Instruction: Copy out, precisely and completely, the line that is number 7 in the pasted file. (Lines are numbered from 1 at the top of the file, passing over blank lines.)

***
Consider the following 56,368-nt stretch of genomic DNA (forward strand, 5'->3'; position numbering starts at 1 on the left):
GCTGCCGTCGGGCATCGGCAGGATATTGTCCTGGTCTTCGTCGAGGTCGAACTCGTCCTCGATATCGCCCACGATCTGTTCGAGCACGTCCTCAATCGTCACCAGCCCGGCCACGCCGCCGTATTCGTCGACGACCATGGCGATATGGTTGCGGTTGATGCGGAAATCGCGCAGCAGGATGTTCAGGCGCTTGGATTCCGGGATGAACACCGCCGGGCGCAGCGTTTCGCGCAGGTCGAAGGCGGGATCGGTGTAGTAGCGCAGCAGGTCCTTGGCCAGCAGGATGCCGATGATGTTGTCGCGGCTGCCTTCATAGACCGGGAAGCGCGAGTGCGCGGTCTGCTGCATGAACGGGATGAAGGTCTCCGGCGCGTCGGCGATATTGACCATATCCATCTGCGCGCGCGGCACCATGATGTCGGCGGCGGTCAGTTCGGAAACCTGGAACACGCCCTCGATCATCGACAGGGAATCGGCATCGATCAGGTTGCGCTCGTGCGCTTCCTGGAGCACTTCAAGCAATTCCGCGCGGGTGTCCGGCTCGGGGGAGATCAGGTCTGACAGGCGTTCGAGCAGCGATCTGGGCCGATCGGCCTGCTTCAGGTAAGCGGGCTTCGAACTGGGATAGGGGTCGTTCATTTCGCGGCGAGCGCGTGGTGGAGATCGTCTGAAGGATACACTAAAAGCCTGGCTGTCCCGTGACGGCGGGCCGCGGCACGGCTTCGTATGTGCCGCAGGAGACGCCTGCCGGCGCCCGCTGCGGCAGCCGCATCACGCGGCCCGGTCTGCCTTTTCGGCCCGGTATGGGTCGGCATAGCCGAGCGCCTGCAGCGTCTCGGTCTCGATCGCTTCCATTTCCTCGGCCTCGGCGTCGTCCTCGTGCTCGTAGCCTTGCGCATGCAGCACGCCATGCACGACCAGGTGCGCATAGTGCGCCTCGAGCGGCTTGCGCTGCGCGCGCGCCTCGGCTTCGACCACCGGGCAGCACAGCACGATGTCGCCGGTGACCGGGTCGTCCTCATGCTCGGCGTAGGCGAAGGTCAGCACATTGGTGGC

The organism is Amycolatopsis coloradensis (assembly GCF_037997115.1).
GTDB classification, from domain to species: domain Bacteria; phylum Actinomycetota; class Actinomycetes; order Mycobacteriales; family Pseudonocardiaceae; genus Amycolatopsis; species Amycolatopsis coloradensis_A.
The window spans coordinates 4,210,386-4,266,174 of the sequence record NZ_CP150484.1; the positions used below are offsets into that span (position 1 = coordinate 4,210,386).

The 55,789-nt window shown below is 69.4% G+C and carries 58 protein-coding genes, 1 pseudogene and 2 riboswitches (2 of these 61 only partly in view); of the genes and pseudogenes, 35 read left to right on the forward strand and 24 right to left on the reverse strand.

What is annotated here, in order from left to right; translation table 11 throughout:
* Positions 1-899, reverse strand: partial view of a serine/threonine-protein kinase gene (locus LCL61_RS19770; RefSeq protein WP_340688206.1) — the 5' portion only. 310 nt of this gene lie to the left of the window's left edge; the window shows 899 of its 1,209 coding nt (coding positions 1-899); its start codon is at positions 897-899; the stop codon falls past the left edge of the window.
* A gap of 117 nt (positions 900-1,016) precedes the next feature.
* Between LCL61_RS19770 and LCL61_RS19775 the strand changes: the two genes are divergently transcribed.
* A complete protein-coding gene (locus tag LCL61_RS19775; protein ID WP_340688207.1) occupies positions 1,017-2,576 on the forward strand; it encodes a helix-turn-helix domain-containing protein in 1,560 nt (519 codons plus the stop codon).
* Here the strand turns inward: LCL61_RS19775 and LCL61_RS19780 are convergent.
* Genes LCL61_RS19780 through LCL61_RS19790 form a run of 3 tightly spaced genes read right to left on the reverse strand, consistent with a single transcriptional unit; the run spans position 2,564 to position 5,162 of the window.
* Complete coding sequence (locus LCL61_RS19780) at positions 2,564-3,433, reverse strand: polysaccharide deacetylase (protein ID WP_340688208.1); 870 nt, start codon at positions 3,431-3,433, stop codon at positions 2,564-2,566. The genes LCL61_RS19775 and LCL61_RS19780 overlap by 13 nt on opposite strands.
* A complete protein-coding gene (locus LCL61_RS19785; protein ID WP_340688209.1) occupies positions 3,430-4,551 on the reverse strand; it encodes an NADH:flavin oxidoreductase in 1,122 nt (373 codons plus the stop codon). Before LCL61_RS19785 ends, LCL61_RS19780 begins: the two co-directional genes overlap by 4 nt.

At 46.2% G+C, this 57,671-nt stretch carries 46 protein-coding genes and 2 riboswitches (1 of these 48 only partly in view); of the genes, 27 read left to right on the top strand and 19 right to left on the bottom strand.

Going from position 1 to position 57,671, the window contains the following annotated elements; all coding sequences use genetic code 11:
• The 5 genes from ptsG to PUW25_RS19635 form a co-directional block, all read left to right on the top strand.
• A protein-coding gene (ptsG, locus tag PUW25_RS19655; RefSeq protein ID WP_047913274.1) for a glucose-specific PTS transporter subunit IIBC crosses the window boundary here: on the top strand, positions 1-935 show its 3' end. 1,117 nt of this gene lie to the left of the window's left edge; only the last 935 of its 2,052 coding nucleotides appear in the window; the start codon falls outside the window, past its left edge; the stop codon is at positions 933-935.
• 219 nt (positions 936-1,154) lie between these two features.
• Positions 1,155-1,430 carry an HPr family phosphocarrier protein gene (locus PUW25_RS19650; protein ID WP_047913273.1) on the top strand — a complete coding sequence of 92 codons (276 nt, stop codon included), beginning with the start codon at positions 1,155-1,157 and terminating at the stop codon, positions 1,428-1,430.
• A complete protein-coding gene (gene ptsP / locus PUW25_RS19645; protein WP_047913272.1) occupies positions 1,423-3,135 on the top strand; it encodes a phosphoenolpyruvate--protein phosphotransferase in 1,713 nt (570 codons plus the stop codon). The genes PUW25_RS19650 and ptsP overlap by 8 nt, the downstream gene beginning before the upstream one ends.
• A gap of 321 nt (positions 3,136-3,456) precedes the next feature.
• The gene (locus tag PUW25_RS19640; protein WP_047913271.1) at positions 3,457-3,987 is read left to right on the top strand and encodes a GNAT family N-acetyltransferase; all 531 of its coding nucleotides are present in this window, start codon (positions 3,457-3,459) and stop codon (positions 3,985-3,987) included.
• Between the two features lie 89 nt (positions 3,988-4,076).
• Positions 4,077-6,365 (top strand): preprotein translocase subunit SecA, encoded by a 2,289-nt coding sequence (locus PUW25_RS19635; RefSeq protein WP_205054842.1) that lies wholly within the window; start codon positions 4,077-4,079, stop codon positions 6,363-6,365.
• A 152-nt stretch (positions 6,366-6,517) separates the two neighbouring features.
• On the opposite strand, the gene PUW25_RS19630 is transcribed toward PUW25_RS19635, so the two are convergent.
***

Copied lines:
What is annotated here, in order from left to right; translation table 11 throughout: